Si

Si, si, or SI may refer to :- Measurement, mathematics and science :* International System of Units , the modern international standard version of the metric system...

units. Such is the case with the operational transconductance amplifier

Operational transconductance amplifier

The operational transconductance amplifier is an amplifier whose differential input voltage produces an output current. Thus, it is a voltage controlled current source . There is usually an additional input for a current to control the amplifier's transconductance...

, which has an open-loop gain (transconductance

Transconductance

Transconductance, also known as mutual conductance, is a property of certain electronic components. Conductance is the reciprocal of resistance; transconductance, meanwhile, is the ratio of the current change at the output port to the voltage change at the input port. It is written as gm...

) in Siemens

Siemens

Siemens may refer toSiemens, a German family name carried by generations of telecommunications industrialists, including:* Werner von Siemens , inventor, founder of Siemens AG...

(mhos), because the gain is a ratio of the output current to the input voltage.

### Example

Q. An amplifier has an input impedance of 50 ohms and drives a load of 50 ohms. When its input () is 1 volt, its output () is 10 volts. What is its voltage and power gain?A. Voltage gain is simply:

The units

*V*/*V*are optional, but make it clear that this figure is a voltage gain and not a power gain.Using the expression for power,

*P*=*V*^{2}/*R*, the power gain is:Again, the units W/W are optional. Power gain is more usually expressed in decibels, thus:

A gain of factor 1 (equivalent to 0 dB) where both input and output are at the same voltage level and impedance is also known as

*unity gain*.## See also

- Active laser mediumActive laser mediumThe active laser medium is the source of optical gain within a laser. The gain results from the stimulated emission of electronic or molecular transitions to a lower energy state from a higher energy state...
- Antenna gainAntenna gainIn electromagnetics, an antenna's power gain or simply gain is a key performance figure which combines the antenna's directivity and electrical efficiency. As a transmitting antenna, the figure describes how well the antenna converts input power into radio waves headed in a specified direction...
- Aperture-to-medium coupling lossAperture-to-medium coupling lossIn telecommunication, aperture-to-medium coupling loss is the difference between the theoretical gain of a very large antenna, such as the antennas in beyond-the-horizon microwave links, and the gain that can be realized in practice....
- Automatic gain controlAutomatic gain controlAutomatic gain control is an adaptive system found in many electronic devices. The average output signal level is fed back to adjust the gain to an appropriate level for a range of input signal levels...
- AttenuationAttenuationIn physics, attenuation is the gradual loss in intensity of any kind of flux through a medium. For instance, sunlight is attenuated by dark glasses, X-rays are attenuated by lead, and light and sound are attenuated by water.In electrical engineering and telecommunications, attenuation affects the...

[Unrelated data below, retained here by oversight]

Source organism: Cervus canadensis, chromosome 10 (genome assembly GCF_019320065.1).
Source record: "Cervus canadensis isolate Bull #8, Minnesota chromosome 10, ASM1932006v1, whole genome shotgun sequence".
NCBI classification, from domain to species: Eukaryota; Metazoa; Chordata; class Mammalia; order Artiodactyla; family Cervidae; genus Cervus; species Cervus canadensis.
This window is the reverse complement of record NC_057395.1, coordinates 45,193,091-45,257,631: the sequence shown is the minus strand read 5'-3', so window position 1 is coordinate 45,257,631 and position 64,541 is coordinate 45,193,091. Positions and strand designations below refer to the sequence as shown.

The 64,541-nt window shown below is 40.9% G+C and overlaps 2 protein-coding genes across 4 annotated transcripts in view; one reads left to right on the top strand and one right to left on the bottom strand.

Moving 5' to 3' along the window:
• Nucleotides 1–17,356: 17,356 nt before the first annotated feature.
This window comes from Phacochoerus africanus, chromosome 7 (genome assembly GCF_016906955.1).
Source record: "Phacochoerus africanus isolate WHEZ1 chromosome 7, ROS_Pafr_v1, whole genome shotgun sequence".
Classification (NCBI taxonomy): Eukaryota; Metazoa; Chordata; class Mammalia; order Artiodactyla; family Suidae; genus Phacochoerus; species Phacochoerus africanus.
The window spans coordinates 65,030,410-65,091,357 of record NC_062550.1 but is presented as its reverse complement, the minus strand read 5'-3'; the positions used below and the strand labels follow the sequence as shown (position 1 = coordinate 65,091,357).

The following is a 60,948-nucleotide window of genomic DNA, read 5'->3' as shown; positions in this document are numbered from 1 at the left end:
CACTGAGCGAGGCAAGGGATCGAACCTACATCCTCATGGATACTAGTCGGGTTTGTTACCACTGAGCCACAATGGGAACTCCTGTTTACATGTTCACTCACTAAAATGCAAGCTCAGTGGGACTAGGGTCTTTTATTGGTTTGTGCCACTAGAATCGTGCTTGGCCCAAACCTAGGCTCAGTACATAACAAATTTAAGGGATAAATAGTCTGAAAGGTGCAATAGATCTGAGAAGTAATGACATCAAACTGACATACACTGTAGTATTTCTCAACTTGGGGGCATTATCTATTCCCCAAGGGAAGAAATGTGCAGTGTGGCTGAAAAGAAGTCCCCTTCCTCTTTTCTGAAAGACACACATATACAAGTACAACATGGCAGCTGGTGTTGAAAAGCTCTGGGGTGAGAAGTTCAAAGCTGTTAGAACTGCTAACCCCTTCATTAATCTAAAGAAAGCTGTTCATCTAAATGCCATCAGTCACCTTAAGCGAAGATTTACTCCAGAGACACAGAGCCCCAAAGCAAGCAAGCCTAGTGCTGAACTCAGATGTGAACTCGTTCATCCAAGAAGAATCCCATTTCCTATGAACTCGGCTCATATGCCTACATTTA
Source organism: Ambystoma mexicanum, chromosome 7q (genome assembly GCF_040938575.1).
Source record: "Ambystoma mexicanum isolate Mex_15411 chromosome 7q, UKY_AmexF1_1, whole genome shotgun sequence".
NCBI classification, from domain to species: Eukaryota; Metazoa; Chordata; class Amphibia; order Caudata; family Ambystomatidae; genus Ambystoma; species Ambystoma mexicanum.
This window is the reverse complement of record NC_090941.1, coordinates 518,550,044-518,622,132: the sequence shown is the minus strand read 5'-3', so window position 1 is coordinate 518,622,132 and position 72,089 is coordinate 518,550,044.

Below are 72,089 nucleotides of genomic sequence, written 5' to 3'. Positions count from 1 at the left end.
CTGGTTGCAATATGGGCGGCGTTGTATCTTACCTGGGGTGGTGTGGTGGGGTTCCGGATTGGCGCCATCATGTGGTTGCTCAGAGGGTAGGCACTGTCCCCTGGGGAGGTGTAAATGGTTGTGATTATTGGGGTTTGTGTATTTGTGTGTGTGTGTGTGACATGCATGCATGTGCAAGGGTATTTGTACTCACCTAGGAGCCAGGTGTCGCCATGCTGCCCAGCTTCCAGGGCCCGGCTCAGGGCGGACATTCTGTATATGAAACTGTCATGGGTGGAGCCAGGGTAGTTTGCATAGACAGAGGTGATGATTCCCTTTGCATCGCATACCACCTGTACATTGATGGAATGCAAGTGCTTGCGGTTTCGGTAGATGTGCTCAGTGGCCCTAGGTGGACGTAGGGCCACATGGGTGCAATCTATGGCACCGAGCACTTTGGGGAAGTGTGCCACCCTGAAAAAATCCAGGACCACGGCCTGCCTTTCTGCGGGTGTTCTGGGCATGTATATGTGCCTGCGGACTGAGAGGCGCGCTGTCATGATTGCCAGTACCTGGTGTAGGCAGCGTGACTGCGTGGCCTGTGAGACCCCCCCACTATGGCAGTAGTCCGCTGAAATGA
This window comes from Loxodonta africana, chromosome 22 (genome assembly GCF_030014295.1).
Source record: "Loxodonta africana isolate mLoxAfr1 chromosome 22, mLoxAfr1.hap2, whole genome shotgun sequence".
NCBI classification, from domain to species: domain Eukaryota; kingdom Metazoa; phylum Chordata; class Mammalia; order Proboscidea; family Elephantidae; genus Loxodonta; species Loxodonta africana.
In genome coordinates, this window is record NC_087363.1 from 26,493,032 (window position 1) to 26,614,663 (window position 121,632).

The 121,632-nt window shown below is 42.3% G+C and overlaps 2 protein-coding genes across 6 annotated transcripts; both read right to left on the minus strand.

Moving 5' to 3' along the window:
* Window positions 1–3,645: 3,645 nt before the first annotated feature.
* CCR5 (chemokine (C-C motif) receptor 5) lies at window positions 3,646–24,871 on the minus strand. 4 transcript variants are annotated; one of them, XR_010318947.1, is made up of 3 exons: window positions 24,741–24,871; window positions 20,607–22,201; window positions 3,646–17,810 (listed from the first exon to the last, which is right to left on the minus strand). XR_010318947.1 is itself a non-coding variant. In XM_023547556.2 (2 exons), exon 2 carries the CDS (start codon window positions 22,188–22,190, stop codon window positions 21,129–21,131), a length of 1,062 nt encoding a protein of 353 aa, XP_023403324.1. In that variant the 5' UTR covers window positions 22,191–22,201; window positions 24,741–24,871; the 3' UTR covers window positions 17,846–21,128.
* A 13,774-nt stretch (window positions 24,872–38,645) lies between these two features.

- Complex gainComplex gainComplex gain is a term used in electronics to describe the effect circuitry has on the amplitude and phase of a sine wave signal. The term "complex" is used because mathematically this effect can be expressed as a complex number.-Example:...
- DC offset
- Effective radiated powerEffective radiated powerIn radio telecommunications, effective radiated power or equivalent radiated power is a standardized theoretical measurement of radio frequency energy using the SI unit watts, and is determined by subtracting system losses and adding system gains...
- Gain before feedbackGain before feedbackIn live sound mixing, gain before feedback is a practical measure of how much a microphone can be amplified in a sound reinforcement system before causing audio feedback. In audiology, GBF is a measure of hearing aid performance...
- Insertion gainInsertion gainIn telecommunication, insertion gain is the gain resulting from the insertion of a device in a transmission line, expressed as the ratio of the signal power delivered to that part of the line following the device to the signal power delivered to that same part before insertion...
- Loop gainLoop gainLoop gain is an engineering term used to quantify the gain of a system controlled by feedback loops. As such, the concept of loop gain is useful in a variety of disciplines. Traditionally, most of those have been in the field of electronics, telecommunications, or control systems...
- Open-loop gainOpen-loop gainThe open-loop gain of an operational amplifier is the gain obtained when no feedback is used in the circuit.Open loop gain is usually exceedingly high; in fact, an ideal operational amplifier has infinite open-loop gain. Typically an op-amp may have an open-loop gain of around 10^5...
- Net gainNet gainIn telecommunications, net gain is the overall gain of a transmission circuit.Net gain is measured by applying a test signal at an appropriate power level at the input port of a circuit and measuring the power delivered at the output port...
- Power gainPower gainThe power gain of an electrical network is the ratio of an output power to an input power. Unlike other signal gains, such as voltage and current gain, "power gain" may be ambiguous as the meaning of terms "input power" and "output power" is not always clear. Three important power gains are...
- Process gainProcess gainIn a spread spectrum system, the process gain is the ratio of the spread bandwidth to the unspread bandwidth. It is usually expressed in decibels ....
- Transmitter power outputTransmitter power outputIn radio transmission, transmitter power output is the actual amount of power of radio frequency energy that a transmitter produces at its output....